Furthermore, the West has prevented any condemnation of Saudi Arabia's conduct in the UN chambers - including at the Human Rights Council. Indifference to the suffering in Yemen is scandalous.

It shows a lessening of humanity. That the West has continued to resupply Saudi Arabia shows that it too is complicit in the slaughter. The West's control over international institutions means that the "international community" will not ever take notice of the crimes against humanity and war crimes in Yemen.

     The future for Yemen is bleak. Paralysis is the order of the day, as Saudi planes continue to bomb the country

Meanwhile, the small voices of history move forward.

Dr Riaz Karim and Fatik al-Rodaini formed Mona Relief in August. Their goal has been to get aid directly into the hands of the Yemeni people. Volunteers across North Yemen have drawn on whatever resources Mona Relief has been able to pull together to help tens of thousands of people.

"A quiet network of humanitarian resistance is shaping up in Yemen," said Catherine Shakdam, who works with Mona Relief and is director of Veritas. "People are increasingly relying on old trade routes to bypass main roads."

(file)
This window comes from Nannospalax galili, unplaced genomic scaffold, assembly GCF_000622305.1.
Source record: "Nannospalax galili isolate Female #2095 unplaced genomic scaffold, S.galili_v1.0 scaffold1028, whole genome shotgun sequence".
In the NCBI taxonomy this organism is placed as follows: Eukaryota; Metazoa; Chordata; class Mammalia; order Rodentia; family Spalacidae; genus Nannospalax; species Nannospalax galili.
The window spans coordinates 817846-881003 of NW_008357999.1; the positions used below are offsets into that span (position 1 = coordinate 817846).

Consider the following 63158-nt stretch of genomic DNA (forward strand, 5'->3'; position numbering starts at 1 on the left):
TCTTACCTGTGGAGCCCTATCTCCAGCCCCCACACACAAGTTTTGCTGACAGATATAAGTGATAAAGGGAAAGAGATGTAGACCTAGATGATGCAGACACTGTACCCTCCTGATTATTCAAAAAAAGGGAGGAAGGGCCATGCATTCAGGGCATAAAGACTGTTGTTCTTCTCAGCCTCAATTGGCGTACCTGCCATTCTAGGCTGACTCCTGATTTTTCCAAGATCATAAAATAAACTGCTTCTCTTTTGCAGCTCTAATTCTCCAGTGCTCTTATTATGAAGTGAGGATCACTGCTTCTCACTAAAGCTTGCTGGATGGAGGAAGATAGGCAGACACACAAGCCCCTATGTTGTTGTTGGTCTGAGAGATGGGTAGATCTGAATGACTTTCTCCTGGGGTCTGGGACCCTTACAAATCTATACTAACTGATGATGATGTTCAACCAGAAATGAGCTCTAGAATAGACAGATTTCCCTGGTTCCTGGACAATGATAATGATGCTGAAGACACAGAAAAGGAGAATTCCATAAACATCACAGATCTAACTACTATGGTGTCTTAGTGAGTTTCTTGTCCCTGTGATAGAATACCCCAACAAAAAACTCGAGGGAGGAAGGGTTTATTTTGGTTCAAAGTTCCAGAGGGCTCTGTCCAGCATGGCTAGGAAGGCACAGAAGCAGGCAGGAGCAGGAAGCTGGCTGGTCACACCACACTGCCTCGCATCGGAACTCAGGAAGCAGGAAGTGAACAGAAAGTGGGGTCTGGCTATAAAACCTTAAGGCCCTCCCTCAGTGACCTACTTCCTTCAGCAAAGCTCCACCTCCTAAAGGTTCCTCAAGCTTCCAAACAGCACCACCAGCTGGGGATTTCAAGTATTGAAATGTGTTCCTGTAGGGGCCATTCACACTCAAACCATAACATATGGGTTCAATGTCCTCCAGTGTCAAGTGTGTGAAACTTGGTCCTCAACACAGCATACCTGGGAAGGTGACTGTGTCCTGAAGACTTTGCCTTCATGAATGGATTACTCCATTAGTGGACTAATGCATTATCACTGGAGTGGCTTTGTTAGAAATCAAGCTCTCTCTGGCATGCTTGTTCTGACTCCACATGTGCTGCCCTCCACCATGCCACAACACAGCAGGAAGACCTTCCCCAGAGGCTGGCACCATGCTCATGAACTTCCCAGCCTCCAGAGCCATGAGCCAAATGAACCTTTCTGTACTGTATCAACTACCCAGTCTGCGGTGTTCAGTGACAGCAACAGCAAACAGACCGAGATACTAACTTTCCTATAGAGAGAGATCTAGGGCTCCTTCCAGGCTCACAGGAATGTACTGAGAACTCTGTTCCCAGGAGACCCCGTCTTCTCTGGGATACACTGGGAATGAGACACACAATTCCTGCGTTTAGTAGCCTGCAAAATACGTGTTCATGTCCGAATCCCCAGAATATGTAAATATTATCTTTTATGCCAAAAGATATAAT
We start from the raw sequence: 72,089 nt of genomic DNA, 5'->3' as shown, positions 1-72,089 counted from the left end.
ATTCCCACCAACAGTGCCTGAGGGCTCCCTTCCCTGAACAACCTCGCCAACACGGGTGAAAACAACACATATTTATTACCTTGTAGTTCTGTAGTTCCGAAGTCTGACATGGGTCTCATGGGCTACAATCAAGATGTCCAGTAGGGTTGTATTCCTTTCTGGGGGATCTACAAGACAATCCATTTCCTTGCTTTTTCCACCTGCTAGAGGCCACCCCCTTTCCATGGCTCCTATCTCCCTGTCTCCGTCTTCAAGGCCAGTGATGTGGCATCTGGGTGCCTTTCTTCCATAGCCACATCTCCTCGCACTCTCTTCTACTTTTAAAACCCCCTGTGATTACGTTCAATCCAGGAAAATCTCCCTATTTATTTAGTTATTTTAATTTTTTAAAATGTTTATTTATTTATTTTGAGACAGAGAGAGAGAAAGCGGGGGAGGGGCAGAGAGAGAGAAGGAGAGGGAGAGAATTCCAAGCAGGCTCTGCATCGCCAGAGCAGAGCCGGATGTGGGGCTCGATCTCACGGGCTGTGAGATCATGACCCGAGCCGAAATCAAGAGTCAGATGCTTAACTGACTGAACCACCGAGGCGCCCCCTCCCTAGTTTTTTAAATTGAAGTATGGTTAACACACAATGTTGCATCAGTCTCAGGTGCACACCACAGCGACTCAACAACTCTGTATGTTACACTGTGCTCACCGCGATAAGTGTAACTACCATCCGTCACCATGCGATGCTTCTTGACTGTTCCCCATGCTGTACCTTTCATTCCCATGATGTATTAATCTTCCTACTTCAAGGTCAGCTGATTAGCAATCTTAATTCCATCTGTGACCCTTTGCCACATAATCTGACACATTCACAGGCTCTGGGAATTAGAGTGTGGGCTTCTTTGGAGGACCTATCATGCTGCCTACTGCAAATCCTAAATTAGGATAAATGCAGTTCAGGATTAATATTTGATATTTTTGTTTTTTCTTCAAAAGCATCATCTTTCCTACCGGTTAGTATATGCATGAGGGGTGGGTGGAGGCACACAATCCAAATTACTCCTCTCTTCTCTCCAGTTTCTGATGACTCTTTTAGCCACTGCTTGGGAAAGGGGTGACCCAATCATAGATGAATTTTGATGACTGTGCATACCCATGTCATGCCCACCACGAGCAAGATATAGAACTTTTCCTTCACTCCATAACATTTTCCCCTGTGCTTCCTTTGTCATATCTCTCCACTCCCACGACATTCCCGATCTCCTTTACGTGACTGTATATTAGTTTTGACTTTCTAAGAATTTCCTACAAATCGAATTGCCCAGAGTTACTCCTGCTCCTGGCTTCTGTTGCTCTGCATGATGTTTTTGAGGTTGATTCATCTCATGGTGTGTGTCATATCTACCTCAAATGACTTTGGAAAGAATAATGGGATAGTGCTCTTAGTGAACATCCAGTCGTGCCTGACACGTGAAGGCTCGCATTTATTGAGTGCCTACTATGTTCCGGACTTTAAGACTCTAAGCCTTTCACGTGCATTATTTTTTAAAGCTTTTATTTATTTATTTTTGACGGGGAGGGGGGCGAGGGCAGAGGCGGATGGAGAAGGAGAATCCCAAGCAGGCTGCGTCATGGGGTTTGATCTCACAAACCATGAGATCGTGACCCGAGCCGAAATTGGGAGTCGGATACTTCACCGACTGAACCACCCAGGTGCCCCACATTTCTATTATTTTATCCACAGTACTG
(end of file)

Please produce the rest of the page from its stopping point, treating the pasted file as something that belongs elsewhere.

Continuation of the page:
The Saudi blockade can only be broken in this way. "Of course, this has been dangerous as tribesmen are often looting convoys, demanding that people pay for the right of passage."

Humanitarian resistance is merely about survival. There is no vision for a future from these gestures. But they are essential.

The future for Yemen is bleak. Paralysis is the order of the day, as Saudi planes continue to bomb the country. The journalist Hisham al-Omeisy, who lives in Sanaa, worries for his children.

"My two boys need some shut-eye before school in a couple of hours," he writes during the bombing on the last day of November.

When the dust clears in Yemen, it will be a country in ruins. What fearful phoenix will arise from its ashes?

Vijay Prashad is a columnist at Frontline and a senior research fellow at AUB's Issam Fares Institute of Public Policy and International Affairs. His latest book is The Poorer Nations: A Possible History of the Global South (Verso, 2014 paperback). Follow him on Twitter: @VijayPrashad

Opinions expressed in this article remain those of the author and do not necessarily represent those of al-Araby al-Jadeed, its editorial board or staff.